It has been approved to move to the “preliminary design” phase of NASA’s launch of a new satellite designed to survey the universe for potentially dangerous asteroids and comets on Earth.
Known as the Near-Earth Object Surveyor (NEO), the new satellite is expected to be launched by 2026 and should accelerate, according to Mike Kelly, an active scientist with NASA’s Near-Earth Object Survey program, progressing with those observations. Related to objects that could one day become dangerous in terms of impact on our planet.
The satellite is actually designed to detect at least 90% of asteroids with a diameter of at least 140 meters in its first decade of operation. So far, it is estimated that only 40% of NEOs with a diameter of at least 140 meters have been identified. These are things that would cause devastation that would be considered widespread if they hit our planet but should in no way threaten the very existence of human civilization. To create a true apocalypse that could turn back the clock several centuries in relation to human progress would require objects with a diameter of at least one kilometer, according to scientists’ calculations.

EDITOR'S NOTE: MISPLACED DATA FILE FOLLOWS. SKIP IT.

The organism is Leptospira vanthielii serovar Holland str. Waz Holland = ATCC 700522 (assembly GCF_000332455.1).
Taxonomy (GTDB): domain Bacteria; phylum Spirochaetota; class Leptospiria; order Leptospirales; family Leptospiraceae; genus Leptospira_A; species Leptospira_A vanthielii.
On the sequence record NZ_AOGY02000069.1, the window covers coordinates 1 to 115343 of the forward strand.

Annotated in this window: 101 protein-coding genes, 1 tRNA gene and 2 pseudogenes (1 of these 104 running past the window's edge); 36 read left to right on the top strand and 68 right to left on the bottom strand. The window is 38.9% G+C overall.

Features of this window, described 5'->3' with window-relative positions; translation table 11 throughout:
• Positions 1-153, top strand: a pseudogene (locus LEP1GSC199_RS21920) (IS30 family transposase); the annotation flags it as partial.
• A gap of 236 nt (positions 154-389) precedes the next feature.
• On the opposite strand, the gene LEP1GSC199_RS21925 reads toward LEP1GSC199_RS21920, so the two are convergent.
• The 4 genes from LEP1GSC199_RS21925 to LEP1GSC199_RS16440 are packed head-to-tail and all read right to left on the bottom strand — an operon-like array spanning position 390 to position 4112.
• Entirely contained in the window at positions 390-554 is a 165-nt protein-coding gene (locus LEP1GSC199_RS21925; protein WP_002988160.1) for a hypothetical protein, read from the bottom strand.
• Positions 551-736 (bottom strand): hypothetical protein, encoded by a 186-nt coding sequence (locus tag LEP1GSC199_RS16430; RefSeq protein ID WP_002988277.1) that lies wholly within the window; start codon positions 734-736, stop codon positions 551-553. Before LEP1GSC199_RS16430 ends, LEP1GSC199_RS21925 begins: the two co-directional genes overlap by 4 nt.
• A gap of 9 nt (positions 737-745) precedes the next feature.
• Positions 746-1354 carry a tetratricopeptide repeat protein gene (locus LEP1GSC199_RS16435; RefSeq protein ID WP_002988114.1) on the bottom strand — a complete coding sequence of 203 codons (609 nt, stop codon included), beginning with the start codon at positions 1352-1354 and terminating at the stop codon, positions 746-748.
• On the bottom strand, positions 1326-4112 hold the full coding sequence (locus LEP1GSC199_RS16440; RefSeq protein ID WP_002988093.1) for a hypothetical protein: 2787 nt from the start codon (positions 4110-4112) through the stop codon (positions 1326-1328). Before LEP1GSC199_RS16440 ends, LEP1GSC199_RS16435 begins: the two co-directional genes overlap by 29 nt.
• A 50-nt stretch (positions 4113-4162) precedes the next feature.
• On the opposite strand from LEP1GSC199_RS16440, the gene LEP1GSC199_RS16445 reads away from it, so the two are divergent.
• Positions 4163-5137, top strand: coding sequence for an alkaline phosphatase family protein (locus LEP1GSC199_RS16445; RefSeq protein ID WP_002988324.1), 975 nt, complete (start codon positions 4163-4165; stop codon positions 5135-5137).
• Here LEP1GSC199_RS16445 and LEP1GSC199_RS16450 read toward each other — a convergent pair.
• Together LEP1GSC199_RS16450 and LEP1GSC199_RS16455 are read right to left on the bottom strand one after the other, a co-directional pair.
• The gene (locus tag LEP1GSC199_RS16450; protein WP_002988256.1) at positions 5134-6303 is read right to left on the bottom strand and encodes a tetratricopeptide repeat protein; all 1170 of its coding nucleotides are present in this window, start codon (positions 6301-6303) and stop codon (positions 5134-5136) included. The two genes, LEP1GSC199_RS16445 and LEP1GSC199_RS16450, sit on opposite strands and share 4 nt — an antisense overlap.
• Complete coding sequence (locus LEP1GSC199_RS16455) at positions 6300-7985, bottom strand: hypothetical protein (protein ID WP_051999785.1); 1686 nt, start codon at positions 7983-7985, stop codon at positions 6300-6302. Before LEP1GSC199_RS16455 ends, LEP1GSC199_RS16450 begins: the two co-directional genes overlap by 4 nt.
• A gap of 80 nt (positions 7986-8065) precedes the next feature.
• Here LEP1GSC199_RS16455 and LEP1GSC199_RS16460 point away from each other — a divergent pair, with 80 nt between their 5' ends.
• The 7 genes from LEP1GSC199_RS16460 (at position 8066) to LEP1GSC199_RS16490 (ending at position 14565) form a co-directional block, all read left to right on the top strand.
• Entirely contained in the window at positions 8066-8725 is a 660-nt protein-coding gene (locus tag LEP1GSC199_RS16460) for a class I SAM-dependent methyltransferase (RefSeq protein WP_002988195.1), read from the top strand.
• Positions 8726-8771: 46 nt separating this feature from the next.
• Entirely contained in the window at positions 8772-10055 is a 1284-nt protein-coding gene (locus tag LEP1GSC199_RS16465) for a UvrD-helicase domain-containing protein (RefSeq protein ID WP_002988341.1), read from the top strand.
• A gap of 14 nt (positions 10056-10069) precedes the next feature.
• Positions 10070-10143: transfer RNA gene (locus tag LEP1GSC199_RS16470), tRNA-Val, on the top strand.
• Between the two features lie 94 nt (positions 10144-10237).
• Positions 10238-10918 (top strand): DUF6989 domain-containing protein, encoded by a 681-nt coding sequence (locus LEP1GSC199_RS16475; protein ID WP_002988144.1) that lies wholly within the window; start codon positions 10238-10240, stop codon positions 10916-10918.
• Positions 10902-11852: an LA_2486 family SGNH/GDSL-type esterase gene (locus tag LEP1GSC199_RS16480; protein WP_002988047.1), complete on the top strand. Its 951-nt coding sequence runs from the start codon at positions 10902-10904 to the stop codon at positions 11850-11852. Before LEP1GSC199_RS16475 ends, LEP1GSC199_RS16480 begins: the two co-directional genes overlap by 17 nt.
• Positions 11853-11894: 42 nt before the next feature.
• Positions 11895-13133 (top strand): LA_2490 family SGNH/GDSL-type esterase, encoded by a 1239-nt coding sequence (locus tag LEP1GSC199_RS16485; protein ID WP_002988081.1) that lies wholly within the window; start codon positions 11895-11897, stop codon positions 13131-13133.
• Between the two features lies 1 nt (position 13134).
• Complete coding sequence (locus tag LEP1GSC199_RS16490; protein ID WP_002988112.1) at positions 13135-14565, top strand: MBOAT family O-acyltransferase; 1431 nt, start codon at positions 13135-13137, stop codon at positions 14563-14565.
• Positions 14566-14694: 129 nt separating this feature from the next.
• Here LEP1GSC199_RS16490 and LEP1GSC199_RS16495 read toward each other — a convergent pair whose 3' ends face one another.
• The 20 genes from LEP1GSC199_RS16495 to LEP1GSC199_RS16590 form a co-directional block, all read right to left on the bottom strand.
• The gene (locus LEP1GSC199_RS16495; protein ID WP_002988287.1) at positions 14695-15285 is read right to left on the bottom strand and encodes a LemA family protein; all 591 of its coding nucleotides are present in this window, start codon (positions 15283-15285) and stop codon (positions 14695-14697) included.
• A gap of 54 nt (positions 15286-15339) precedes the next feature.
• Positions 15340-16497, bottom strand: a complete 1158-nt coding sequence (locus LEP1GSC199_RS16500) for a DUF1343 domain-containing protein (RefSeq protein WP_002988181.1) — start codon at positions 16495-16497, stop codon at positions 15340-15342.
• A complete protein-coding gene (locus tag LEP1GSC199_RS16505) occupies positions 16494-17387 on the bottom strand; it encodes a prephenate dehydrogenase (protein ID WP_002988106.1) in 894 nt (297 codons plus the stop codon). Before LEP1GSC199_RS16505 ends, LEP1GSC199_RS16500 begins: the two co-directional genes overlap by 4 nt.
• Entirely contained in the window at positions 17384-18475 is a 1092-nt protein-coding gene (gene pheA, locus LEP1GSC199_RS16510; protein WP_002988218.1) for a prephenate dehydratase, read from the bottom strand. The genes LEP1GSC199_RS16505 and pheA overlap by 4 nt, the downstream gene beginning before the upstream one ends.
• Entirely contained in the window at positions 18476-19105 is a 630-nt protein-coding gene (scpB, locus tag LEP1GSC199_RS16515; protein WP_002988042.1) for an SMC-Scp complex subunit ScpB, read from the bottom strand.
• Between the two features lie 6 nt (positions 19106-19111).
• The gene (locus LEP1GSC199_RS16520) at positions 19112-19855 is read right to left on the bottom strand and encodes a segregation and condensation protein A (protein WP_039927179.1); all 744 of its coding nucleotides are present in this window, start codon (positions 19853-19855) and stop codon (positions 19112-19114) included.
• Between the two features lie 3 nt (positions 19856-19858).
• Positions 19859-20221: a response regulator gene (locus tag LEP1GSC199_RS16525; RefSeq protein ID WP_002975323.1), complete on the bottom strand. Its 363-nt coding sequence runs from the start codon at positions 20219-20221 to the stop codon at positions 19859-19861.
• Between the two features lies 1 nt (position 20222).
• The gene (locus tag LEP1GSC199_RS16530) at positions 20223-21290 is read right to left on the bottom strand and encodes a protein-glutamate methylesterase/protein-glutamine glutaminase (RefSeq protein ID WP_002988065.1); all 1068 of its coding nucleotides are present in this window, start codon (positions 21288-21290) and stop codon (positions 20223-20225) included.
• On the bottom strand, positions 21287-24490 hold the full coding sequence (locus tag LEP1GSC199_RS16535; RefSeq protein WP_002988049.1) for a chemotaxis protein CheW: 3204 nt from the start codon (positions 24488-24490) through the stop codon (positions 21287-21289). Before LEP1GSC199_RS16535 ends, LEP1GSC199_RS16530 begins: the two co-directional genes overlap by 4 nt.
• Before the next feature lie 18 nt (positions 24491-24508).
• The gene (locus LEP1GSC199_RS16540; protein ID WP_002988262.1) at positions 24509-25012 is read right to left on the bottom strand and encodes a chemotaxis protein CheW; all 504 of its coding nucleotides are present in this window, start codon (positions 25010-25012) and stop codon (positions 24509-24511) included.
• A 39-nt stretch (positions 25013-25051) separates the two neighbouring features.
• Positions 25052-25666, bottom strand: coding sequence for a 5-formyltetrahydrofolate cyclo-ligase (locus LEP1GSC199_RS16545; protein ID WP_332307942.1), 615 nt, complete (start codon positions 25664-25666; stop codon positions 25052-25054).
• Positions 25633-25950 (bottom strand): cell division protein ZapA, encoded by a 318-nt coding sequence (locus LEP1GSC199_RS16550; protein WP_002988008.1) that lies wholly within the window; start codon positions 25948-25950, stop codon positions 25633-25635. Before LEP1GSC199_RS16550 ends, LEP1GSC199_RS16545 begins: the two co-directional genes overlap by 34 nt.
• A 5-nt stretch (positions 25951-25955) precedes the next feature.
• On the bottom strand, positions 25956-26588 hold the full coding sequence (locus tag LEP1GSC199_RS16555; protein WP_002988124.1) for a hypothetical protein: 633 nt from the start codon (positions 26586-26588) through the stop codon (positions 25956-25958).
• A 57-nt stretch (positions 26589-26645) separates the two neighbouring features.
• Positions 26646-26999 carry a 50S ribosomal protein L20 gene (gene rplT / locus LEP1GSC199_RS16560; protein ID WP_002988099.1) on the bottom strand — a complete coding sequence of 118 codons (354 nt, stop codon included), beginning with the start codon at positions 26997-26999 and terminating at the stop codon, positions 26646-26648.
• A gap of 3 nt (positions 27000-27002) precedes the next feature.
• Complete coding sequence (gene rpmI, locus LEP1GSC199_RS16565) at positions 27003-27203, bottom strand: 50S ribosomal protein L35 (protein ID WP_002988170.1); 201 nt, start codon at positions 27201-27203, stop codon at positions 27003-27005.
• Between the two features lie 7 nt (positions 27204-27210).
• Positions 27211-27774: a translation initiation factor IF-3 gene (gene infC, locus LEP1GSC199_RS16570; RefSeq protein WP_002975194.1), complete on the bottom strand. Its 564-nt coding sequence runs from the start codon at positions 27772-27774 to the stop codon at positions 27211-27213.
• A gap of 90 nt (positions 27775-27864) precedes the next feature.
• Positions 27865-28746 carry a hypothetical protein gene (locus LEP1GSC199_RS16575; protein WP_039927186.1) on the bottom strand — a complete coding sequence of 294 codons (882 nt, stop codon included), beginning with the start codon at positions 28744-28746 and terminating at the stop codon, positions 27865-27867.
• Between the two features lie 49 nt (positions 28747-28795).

The satellite should position itself at Lagrange Point 1, a gravitationally stable point located between the Earth and the Sun at a distance of about 1.5 million kilometers from our planet. In addition to the lens, it will be equipped with various sensors specifically designed to identify dangerous objects by monitoring the wavelength of infrared light. The data it will collect can then be combined with that collected by other observers from Earth, which will greatly improve NASA’s ability to determine not only the size and characteristics of these objects but also their level of danger.
NASA also funded another acknowledgment specifically related to the contrast with things whose impact on our planet could cause us problems. This is the Double Asteroid Redirection Test (DART) mission which should see the launch of a probe that should collide with the asteroid Didymos. The launch should take place by November and should show technicians and scientists how such an impact could deflect an asteroid of this type, which is one technique that humanity can implement once a dangerous asteroid has been identified that could impact our planet. .